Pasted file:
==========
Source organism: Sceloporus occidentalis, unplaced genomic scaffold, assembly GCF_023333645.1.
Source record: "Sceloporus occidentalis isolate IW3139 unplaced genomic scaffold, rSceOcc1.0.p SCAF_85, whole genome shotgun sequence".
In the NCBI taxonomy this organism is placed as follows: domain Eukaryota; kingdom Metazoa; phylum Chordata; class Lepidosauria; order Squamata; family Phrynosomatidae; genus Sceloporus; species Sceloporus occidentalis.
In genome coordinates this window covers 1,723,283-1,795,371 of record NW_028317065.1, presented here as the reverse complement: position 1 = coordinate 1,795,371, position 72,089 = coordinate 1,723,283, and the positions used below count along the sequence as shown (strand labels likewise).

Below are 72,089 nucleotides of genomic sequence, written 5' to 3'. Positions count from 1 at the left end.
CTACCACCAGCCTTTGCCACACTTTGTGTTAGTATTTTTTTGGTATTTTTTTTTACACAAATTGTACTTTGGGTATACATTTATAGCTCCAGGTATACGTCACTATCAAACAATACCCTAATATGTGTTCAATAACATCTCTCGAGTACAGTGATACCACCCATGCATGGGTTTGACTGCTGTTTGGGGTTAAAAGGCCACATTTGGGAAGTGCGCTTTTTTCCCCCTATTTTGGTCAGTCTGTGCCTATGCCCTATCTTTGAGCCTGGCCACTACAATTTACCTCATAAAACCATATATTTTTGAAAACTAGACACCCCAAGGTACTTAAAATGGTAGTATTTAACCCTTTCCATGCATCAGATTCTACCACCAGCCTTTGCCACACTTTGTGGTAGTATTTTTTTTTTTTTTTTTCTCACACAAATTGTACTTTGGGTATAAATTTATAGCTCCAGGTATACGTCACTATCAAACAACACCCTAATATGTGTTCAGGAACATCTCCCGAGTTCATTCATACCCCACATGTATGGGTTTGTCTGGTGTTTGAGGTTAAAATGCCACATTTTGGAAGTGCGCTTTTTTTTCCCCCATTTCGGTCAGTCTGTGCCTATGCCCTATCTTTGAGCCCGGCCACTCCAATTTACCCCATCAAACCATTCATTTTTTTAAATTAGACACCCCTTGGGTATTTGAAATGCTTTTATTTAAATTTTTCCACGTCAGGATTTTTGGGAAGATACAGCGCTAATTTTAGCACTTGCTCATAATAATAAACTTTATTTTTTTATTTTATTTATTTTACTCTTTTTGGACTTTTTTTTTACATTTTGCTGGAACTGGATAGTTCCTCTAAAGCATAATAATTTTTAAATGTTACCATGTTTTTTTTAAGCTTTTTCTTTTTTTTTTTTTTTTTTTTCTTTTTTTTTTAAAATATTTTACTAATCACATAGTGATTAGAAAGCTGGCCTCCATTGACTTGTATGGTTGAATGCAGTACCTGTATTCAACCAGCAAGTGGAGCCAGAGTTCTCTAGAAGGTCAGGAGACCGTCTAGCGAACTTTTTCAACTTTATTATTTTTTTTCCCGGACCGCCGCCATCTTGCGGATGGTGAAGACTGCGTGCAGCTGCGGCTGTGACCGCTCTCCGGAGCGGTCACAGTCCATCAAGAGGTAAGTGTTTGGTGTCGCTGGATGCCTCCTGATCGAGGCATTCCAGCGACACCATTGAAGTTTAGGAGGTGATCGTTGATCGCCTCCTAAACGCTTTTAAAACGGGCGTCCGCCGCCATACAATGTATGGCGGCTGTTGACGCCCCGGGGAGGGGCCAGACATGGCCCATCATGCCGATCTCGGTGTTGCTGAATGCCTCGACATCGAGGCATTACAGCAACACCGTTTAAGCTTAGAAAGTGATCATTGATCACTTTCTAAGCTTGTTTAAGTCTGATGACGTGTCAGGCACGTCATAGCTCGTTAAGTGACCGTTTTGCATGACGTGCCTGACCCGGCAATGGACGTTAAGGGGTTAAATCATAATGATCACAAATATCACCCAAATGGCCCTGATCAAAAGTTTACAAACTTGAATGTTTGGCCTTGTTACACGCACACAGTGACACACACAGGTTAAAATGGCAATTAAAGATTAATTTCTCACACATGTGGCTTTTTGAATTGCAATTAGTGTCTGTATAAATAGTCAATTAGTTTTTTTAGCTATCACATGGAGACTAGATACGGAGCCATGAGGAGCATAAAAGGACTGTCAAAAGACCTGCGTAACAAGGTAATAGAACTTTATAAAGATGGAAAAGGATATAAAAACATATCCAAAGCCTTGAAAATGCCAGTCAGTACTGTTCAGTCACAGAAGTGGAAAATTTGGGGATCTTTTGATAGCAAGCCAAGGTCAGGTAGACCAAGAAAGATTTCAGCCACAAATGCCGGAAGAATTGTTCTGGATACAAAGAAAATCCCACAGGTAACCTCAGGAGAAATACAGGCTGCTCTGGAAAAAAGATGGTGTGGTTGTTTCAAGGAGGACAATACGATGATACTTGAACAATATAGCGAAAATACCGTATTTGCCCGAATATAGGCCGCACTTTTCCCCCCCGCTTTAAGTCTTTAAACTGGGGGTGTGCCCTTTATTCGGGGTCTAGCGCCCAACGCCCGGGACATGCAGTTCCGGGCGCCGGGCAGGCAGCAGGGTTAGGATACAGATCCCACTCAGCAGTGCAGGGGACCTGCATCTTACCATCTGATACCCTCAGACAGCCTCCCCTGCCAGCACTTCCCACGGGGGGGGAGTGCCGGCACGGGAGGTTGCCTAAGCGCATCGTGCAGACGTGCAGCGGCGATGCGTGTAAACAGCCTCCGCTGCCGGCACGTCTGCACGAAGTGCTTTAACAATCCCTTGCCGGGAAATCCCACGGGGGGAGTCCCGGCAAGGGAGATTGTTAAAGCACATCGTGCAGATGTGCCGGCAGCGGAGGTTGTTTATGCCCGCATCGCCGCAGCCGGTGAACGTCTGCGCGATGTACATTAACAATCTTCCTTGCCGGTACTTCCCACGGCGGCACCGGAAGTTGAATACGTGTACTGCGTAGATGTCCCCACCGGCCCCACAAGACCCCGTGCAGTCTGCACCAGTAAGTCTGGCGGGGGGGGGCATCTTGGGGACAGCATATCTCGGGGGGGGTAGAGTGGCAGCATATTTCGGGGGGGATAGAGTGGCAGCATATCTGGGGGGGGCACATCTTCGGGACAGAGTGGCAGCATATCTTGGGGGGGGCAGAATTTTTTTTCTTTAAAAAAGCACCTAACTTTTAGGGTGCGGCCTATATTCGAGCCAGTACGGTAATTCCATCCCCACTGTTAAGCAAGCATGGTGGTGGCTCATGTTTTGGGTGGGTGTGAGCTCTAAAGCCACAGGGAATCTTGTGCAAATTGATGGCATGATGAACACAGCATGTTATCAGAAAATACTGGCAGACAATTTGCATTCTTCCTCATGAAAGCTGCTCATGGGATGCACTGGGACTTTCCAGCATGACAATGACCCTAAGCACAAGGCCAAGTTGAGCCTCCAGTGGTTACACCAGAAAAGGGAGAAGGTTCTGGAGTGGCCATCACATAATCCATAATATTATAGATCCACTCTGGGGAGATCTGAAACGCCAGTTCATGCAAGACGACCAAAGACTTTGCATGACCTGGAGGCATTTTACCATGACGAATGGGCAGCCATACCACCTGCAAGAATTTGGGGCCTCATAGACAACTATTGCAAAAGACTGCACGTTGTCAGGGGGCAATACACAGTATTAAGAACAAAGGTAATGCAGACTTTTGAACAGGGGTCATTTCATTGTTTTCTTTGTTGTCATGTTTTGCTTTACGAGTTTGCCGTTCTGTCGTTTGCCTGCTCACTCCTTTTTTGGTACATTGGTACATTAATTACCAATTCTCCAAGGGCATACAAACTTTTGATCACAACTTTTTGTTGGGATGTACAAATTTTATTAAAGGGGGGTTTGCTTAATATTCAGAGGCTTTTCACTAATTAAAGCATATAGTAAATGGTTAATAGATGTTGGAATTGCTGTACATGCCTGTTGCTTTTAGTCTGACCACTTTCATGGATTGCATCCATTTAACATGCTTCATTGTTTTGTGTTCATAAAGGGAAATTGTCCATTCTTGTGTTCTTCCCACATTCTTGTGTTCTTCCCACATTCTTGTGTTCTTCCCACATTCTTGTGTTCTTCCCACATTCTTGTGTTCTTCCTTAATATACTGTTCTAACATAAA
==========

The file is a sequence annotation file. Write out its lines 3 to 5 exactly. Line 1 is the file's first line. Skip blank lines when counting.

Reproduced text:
In the NCBI taxonomy this organism is placed as follows: domain Eukaryota; kingdom Metazoa; phylum Chordata; class Lepidosauria; order Squamata; family Phrynosomatidae; genus Sceloporus; species Sceloporus occidentalis.
In genome coordinates this window covers 1,723,283-1,795,371 of record NW_028317065.1, presented here as the reverse complement: position 1 = coordinate 1,795,371, position 72,089 = coordinate 1,723,283, and the positions used below count along the sequence as shown (strand labels likewise).

Below are 72,089 nucleotides of genomic sequence, written 5' to 3'. Positions count from 1 at the left end.